Megan Bugg has battled childhood cancer, specifically Alveolar Rhabdomyosarcoma (ARMS), for one-third of her life. First diagnosed when she was 13, she has gone through more than 130 weeks of chemotherapy, 200 radiation treatments, six relapses and, most recently, a 12-hour surgery.
I asked Megan to share with us what life is like for a child living with cancer.
“Fighting childhood cancer is so hard for a kid. Not only are kids like me dealing with a terrible disease, but we also have so much more going on in our lives. We have to miss school because of low blood counts caused by the chemotherapy treatments. We lose our hair, which is especially tough for a kid in middle school. We start to lose our friends because we can’t hang out with them and we look different. We miss out on school activities like sports and musicals because we are always in the hospital or have to stay quarantined due to low blood counts.
“These chemotherapy treatments are awful because the side effects are so hard to deal with, which include terrible nausea, hair loss, bone pain, digestive issues, neuropathy, headaches, heart damage, lung damage, and I could go on and on. I’ve had them all and I wouldn’t wish this on anyone. That’s why we have to do better.
“This is also really hard on everyone in the family as my parents have had to juggle work with my care, and it’s really been hard on my sister who worries about me from college. Childhood cancer impacts the entire family.”
Megan has become a fundraising warrior. “I would like to see childhood cancer become a priority for our federal government and the pharmaceutical companies. Most of the treatments childhood cancer patients receive were developed in the 1970s. There are on average 11 new adult cancer drugs approved every year by the FDA. For all childhood cancers, there have been only four drugs EVER approved in the first instance for use in the cancer treatment. For my type of cancer there has NEVER been a drug approved for use in the first instance of treatment. Currently, the federal government only allocated 4% of every dollar spent on cancer research to researching less toxic treatments for childhood cancers.”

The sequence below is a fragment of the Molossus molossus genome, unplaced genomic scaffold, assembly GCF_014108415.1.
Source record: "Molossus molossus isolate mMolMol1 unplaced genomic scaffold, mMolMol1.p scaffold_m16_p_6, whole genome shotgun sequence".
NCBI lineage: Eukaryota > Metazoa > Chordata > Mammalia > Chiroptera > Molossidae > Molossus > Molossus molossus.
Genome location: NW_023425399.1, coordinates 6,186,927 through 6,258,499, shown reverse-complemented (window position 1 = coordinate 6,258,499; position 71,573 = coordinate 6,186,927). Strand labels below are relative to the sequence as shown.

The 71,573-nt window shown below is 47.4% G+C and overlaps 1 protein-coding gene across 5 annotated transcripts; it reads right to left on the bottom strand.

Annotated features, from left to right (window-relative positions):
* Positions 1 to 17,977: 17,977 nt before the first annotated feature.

“As a result, childhood cancer patients like me are out there raising funds for private labs and doctors who have innovative treatment ideas but lack the funds to get their drugs to a full clinical trial,” Megan said. “Thanks to the generosity of so many people and organizations, I have been able to raise $560,000 for childhood cancer research, but should childhood cancer patients in treatment like me really have to resort to raising money to fund the very treatments that could save our lives? It just doesn’t seem right.
“The money is important, but what’s even more important is raising awareness for childhood cancer, because when people know and understand the reality of this disease, hopefully the money will follow. People can wear gold during the month of September, which is Childhood Cancer Awareness Month. People can write letters to the congressmen telling them to support childhood cancer research.
“I am currently working to raise $233,000 to support a research project at the Children’s Cancer Therapy Development Institute. People can donate to my fundraiser at https://cc-tdi.kindful.com/?campaign=1119113. I believe the change is going to come, but unfortunately, kids with cancer don’t have the luxury of time, so I am working to make sure that change comes quickly.”
Megan has spent the past month recovering from surgery. Setbacks have left her sad, scared and discouraged. And she is not the only one. We all know children and families who have had their lives turned upside down by a cancer diagnosis.
Please, in the coming days, wear gold. Donate whatever amount you can. Contact elected officials.
Children are the future. No child should be scared. We must act now and share our strength, to fill them with hope and turn their fears into the promise of a better day.
Let’s be their golden sunshine.
• Karen Roth is a semiretired librarian/educator living in Ottawa. She can be reached at firstname.lastname@example.org.